2. We could use inside mount brackets and mount the curtain to both side walls, but then there would be a long rod sticking out over the filing cabinets for no reason.
        3. We could use an inside mount bracket on the side wall by the desk, and a normal bracket (to the window’s wall) on the other side, but that’s going to look asymmetrical.
        4. I think we use a normal rod attached to the same wall as the window, and it equally extends on either side of the door frame, which will put the end next to the desk almost up against the side wall, and put about 12” of space between the edge of the window and the end of the rod on each side.  To get the bracket close to the side wall next to the desk, let’s use the blackout rods that curve back into the wall.
          1. It would also be nice to minimize the depth, so the curtain is close to the wall.
      2. “Door” width 70.5” including the molding.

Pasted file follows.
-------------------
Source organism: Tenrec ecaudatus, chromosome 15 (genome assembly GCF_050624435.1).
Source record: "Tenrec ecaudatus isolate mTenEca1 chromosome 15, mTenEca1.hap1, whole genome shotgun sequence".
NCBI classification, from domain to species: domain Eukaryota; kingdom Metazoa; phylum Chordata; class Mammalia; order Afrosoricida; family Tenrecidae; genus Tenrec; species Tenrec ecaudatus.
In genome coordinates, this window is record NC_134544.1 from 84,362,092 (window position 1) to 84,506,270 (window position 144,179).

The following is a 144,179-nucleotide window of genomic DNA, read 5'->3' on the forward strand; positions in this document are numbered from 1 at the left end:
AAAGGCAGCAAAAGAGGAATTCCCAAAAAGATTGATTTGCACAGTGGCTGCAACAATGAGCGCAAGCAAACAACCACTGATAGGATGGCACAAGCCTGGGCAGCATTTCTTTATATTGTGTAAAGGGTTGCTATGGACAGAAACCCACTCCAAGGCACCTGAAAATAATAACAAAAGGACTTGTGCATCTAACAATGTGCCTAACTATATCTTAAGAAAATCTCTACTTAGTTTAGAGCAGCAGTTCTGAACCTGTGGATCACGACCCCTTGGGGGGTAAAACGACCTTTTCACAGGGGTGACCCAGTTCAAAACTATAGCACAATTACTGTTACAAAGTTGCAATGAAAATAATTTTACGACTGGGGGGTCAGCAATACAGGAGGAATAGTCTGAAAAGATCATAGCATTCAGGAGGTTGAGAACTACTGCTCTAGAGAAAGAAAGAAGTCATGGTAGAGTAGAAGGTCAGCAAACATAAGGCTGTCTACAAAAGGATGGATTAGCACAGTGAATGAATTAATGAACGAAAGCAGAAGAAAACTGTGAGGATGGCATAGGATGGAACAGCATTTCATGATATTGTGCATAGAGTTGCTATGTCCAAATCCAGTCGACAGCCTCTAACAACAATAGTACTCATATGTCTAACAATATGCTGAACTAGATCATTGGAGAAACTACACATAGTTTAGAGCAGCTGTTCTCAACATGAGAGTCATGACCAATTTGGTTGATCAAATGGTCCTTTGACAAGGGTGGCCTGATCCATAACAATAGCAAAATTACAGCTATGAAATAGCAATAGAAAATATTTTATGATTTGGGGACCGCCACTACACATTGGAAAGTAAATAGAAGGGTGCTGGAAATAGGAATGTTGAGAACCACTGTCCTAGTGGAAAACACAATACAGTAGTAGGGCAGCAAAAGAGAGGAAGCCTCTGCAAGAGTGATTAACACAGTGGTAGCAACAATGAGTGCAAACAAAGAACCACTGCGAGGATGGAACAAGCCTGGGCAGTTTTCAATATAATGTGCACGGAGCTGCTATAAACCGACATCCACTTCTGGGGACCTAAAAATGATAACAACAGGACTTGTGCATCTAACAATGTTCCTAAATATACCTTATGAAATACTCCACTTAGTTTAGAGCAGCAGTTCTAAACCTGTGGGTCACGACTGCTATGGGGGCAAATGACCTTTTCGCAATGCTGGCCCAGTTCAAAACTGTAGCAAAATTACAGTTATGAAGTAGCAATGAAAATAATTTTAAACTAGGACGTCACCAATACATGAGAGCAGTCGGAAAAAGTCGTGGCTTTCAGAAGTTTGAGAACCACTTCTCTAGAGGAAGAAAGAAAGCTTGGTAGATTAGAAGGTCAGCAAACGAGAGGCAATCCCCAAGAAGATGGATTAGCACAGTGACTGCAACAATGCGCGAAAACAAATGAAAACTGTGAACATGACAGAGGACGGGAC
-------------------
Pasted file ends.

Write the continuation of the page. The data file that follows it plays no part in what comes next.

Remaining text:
1. Add 24” -> 94.5” wide curtain.
          1. Divide by 2 panels -> 48” panel width.
        2. Add ~10” -> 80.5” rod.
      3. 4.5” from the outside edge of the molding to the nearest wall.
      4. Do we need two panels or just one?
        1. I think 2 panels would look better.  We could get a single panel 100” wide, but I think when the curtains are open they will look better framing the door.
      5. Door height: 83.25” from floor to molding.
        1. So an 84” long panel? Then we set it above the top of the door and it won’t puddle on the ground.
      6. For curtain color, I think anything light or black is too extreme. Probably best to just go with brown.
  2. Fix the broken fence board.
  3. Clean the guest bedroom. [Ed:  this used to be DH’s office]
  4. Use the copper test kit.  [Ed:  Our water was strikingly blue for a little while.  We turned the whole house filter back on.]